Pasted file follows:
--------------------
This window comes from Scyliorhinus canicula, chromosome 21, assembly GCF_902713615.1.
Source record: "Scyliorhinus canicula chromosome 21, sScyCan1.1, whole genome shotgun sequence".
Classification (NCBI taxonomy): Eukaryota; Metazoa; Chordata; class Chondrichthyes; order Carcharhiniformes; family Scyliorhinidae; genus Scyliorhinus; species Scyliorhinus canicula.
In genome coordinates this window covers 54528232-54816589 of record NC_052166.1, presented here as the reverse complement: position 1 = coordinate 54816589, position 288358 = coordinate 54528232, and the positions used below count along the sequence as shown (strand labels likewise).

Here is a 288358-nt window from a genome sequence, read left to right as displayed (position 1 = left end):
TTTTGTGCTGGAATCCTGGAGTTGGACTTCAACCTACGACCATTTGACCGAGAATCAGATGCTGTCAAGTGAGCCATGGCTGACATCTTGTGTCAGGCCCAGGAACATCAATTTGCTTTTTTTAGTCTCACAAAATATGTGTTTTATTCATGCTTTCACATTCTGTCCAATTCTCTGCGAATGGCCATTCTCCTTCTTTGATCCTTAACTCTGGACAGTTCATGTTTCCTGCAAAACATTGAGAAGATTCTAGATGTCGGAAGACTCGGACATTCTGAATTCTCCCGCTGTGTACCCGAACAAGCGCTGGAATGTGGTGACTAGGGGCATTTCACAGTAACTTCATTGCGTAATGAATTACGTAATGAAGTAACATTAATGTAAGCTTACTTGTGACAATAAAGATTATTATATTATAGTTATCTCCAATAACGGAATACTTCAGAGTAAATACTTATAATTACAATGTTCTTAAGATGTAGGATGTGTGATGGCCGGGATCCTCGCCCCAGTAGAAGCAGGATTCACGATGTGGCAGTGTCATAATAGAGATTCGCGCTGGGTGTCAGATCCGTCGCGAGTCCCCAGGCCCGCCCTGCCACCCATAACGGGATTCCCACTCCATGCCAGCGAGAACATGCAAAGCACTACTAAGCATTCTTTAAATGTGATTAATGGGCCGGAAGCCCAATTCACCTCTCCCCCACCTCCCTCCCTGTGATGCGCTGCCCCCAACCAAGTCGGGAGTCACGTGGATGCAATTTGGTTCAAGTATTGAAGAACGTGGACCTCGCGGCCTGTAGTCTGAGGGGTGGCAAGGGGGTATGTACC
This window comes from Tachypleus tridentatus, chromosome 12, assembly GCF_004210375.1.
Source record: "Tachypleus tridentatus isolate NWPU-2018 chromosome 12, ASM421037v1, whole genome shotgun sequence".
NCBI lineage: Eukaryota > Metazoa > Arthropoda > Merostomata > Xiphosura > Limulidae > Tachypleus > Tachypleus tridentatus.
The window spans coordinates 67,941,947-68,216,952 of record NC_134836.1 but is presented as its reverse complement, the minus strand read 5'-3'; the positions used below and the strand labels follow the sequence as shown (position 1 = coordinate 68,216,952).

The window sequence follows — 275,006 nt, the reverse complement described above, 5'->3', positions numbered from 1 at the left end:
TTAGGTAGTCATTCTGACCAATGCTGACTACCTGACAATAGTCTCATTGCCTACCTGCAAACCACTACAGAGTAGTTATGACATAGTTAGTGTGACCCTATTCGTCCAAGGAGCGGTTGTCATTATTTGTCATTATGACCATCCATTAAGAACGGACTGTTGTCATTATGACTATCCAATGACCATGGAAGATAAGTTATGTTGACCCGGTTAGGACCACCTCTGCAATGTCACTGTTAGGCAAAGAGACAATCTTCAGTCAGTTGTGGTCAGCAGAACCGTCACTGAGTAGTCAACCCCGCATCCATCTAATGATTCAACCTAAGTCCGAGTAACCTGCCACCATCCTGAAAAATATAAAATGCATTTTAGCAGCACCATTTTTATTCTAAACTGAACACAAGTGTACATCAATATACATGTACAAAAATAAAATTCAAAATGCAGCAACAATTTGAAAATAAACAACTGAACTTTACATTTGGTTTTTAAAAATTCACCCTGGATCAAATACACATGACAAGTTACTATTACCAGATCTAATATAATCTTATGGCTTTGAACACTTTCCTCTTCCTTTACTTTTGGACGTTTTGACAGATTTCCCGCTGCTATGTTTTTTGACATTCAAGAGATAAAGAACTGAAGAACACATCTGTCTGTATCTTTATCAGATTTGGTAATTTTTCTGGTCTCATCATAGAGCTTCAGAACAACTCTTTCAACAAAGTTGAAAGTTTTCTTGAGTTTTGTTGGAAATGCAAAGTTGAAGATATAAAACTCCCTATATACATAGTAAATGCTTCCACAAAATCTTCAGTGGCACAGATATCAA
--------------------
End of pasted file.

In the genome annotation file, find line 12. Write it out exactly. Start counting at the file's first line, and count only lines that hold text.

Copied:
TTAGGTAGTCATTCTGACCAATGCTGACTACCTGACAATAGTCTCATTGCCTACCTGCAAACCACTACAGAGTAGTTATGACATAGTTAGTGTGACCCTATTCGTCCAAGGAGCGGTTGTCATTATTTGTCATTATGACCATCCATTAAGAACGGACTGTTGTCATTATGACTATCCAATGACCATGGAAGATAAGTTATGTTGACCCGGTTAGGACCACCTCTGCAATGTCACTGTTAGGCAAAGAGACAATCTTCAGTCAGTTGTGGTCAGCAGAACCGTCACTGAGTAGTCAACCCCGCATCCATCTAATGATTCAACCTAAGTCCGAGTAACCTGCCACCATCCTGAAAAATATAAAATGCATTTTAGCAGCACCATTTTTATTCTAAACTGAACACAAGTGTACATCAATATACATGTACAAAAATAAAATTCAAAATGCAGCAACAATTTGAAAATAAACAACTGAACTTTACATTTGGTTTTTAAAAATTCACCCTGGATCAAATACACATGACAAGTTACTATTACCAGATCTAATATAATCTTATGGCTTTGAACACTTTCCTCTTCCTTTACTTTTGGACGTTTTGACAGATTTCCCGCTGCTATGTTTTTTGACATTCAAGAGATAAAGAACTGAAGAACACATCTGTCTGTATCTTTATCAGATTTGGTAATTTTTCTGGTCTCATCATAGAGCTTCAGAACAACTCTTTCAACAAAGTTGAAAGTTTTCTTGAGTTTTGTTGGAAATGCAAAGTTGAAGATATAAAACTCCCTATATACATAGTAAATGCTTCCACAAAATCTTCAGTGGCACAGATATCAA